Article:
Validation of the patient activation measure in patients at discharge from hospitals and at distance from hospital care in Sweden.

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    • Abstract:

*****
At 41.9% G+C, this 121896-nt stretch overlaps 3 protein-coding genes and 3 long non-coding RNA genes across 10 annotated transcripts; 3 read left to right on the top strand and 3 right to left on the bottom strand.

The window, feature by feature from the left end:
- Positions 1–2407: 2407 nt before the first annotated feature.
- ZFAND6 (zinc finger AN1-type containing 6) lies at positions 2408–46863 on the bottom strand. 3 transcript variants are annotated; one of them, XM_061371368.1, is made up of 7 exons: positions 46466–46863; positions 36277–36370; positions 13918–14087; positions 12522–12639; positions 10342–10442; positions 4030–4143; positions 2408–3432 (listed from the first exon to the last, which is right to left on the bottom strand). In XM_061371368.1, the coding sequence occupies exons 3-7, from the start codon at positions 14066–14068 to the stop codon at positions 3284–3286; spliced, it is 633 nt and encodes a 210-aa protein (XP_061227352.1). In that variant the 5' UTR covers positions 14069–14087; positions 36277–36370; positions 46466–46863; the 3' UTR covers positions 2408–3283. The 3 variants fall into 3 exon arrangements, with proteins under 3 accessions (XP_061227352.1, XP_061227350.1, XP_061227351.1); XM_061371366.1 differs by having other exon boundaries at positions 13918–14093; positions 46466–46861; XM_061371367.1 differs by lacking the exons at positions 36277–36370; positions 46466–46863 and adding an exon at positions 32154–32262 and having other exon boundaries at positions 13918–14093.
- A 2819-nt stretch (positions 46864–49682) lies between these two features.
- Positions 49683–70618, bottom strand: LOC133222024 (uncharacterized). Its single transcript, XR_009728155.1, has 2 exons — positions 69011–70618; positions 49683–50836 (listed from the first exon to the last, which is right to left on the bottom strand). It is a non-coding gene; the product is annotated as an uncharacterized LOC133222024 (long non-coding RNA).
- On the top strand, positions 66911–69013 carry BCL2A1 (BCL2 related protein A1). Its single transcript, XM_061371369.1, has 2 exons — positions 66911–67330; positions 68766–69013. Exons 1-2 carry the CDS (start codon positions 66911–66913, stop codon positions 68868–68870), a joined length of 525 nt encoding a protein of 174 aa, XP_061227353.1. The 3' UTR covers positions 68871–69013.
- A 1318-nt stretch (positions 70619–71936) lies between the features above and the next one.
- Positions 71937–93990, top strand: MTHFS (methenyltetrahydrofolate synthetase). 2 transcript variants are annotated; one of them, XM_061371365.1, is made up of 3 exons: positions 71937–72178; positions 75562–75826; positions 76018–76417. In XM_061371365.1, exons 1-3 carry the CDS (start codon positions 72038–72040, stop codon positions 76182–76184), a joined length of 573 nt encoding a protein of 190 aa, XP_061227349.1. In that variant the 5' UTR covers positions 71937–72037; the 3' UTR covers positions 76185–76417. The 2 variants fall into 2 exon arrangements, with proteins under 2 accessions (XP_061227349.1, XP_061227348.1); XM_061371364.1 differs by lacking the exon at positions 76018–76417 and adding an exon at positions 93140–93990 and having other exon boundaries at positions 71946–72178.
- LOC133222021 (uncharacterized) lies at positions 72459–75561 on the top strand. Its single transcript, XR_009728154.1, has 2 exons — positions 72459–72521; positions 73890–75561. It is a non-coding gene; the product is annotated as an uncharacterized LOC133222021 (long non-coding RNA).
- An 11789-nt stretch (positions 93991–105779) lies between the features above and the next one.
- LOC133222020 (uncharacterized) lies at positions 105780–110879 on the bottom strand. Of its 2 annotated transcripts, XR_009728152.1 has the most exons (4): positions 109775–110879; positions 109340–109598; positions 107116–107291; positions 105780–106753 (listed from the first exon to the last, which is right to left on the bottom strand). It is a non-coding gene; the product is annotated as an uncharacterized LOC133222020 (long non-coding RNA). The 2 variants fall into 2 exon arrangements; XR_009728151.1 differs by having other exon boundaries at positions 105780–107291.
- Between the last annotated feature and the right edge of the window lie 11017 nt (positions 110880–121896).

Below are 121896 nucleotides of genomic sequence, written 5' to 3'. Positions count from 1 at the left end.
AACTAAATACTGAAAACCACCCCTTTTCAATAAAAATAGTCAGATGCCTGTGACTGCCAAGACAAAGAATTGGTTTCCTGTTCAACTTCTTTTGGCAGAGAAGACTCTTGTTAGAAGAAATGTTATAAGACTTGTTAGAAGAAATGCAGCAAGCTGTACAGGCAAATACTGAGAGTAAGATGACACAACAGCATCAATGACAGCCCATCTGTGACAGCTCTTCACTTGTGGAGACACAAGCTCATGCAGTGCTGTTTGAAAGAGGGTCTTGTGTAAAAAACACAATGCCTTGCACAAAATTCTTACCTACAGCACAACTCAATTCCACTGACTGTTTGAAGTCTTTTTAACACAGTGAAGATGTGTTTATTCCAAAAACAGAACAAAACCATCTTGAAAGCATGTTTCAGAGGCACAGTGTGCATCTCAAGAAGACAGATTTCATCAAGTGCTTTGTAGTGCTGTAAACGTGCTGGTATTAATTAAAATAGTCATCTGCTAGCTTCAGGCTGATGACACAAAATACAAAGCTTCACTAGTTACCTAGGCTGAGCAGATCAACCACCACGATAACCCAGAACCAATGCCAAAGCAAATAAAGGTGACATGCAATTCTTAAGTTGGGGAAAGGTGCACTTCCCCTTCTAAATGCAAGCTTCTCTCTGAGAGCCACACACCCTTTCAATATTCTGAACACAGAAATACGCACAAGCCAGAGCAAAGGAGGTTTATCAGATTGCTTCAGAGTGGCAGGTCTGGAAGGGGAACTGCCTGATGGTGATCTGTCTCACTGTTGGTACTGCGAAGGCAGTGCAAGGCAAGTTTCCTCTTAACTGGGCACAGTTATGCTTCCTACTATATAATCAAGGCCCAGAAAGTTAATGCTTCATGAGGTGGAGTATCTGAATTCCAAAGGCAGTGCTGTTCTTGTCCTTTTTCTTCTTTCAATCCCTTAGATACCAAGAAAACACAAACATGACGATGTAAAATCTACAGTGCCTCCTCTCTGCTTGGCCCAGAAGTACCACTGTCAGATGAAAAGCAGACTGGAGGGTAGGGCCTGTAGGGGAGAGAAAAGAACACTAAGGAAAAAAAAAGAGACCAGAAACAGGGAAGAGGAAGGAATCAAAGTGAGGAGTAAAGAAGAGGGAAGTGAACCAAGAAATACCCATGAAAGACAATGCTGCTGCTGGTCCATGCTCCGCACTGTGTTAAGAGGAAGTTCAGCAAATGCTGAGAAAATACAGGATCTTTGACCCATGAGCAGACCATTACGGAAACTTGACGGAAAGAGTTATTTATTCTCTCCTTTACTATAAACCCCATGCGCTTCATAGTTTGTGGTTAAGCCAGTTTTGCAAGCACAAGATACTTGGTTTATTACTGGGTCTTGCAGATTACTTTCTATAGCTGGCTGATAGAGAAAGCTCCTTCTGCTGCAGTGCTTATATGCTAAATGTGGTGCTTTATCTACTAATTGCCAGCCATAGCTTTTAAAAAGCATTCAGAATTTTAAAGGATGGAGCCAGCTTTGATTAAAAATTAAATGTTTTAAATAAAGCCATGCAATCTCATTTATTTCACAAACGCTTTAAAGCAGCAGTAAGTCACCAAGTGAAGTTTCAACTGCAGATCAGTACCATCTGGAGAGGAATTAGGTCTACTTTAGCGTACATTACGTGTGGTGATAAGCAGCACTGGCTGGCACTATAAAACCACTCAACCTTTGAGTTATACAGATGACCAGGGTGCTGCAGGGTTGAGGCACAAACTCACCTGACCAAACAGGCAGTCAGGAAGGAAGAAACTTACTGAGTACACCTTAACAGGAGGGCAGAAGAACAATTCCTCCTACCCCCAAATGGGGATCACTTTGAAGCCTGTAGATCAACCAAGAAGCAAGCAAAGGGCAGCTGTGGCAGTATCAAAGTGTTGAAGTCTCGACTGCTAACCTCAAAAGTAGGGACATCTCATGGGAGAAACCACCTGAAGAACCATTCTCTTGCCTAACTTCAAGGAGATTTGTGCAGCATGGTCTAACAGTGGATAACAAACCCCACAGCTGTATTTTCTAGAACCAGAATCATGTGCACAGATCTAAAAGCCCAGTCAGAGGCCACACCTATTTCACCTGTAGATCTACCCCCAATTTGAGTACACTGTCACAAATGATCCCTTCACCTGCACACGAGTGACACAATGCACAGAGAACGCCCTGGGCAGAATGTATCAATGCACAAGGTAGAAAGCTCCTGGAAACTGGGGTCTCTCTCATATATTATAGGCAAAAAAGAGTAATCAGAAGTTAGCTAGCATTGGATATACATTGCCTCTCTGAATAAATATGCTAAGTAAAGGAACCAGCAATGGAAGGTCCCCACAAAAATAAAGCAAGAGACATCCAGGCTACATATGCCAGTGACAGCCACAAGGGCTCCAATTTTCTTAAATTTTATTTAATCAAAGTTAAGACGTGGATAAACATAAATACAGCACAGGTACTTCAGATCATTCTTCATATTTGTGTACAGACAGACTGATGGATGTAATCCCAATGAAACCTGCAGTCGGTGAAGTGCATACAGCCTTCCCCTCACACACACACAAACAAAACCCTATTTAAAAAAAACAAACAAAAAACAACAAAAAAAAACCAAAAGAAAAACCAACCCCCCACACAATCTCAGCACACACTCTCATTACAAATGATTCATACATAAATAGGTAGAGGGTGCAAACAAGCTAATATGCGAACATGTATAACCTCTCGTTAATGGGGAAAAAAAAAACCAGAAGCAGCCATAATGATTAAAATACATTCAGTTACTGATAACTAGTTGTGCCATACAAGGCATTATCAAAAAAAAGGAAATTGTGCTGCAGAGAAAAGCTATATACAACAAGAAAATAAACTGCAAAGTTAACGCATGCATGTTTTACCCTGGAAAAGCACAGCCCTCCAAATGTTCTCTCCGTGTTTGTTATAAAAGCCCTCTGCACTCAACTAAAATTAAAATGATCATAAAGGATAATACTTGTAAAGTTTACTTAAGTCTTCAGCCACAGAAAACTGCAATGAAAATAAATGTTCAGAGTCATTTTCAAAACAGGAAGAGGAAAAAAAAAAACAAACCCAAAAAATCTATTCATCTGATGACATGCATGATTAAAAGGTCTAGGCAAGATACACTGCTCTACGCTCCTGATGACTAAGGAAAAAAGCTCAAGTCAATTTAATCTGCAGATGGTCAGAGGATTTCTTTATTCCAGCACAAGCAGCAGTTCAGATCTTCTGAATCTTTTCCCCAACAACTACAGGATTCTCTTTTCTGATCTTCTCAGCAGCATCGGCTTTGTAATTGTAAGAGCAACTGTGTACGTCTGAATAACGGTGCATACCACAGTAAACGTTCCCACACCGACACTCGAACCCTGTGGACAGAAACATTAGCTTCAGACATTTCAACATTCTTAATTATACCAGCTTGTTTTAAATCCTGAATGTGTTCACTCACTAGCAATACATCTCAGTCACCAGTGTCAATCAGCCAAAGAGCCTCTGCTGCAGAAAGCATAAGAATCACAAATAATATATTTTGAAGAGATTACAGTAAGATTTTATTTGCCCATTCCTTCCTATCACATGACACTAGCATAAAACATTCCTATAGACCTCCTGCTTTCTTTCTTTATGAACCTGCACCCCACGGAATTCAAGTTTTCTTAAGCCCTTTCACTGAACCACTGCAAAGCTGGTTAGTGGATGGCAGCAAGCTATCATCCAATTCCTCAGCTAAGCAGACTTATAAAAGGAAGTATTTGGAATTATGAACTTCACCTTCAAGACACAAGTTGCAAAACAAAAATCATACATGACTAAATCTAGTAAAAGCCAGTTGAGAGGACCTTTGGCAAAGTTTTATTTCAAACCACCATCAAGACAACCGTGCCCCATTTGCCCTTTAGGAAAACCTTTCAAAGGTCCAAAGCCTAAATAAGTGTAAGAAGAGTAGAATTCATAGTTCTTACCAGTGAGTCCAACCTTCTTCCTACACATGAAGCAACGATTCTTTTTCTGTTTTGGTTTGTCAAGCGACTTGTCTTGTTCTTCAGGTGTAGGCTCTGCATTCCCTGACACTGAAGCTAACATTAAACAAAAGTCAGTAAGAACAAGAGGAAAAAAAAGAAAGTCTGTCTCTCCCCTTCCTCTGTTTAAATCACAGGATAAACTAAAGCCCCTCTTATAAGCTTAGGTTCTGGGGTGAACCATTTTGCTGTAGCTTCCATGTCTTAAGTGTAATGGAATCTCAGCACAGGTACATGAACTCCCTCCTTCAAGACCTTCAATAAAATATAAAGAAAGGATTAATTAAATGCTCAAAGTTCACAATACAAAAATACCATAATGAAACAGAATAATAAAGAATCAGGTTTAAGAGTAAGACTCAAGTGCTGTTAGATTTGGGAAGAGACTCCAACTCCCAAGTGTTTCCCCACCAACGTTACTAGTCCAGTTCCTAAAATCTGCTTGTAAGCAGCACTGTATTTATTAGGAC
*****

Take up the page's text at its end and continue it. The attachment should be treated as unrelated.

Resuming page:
Background: The Patient Activation Measure (PAM) is a recognized measure of how active patients are in their care, and has been translated into several languages and cultural contexts. Patient activity, self-care, and health literacy have become increasingly important aspects of health care, and thus reliable measures of these are needed. However, a Swedish translation of PAM is currently lacking. The aim of the study was to translate and assess the validity and reliability of the Swedish PAM-13.Methods: A self-report questionnaire was handed out to 521 patients at ten medical, geriatric, and surgical wards, and one Virtual Health Room. The Rasch model was employed, using the partial credit model, to assess the functioning of the PAM scale, item fit, targeting, unidimensionality, local independence, differential item functioning (DIF), and person-separation index. Evidence of substantive, content, structural, and external validity was examined.Results: Of the 521 patients who were consecutively handed a questionnaire, 248 consented to participate, yielding a response rate of 47.6%. The average measure for each category advanced monotonically. The difficulty of the PAM items ranged from - 1.55 to 1.26. The infit and outfit values for the individual items were acceptable. Items 1, 2, and 4 showed disordered thresholds. The mean person location was 1.48 (SD = 1.66). The person-item map revealed that there were no item representations at the top of the scale. The evidence for unidimensionality was ambiguous and response dependency was seen in some items. DIF was found for age. The person separation index was 0.85.Conclusion: The Swedish PAM-13 was reliable, but was not conclusively found to represent one underlying construct. It seems that the Swedish PAM-13 lacks strong evidence for substantive, content, and structural validity. Although valid and reliable measures of ability for activation in self-care among patients are highly warranted, we recommend further development of PAM-13 before application in everyday clinical care. [ABSTRACT FROM AUTHOR]
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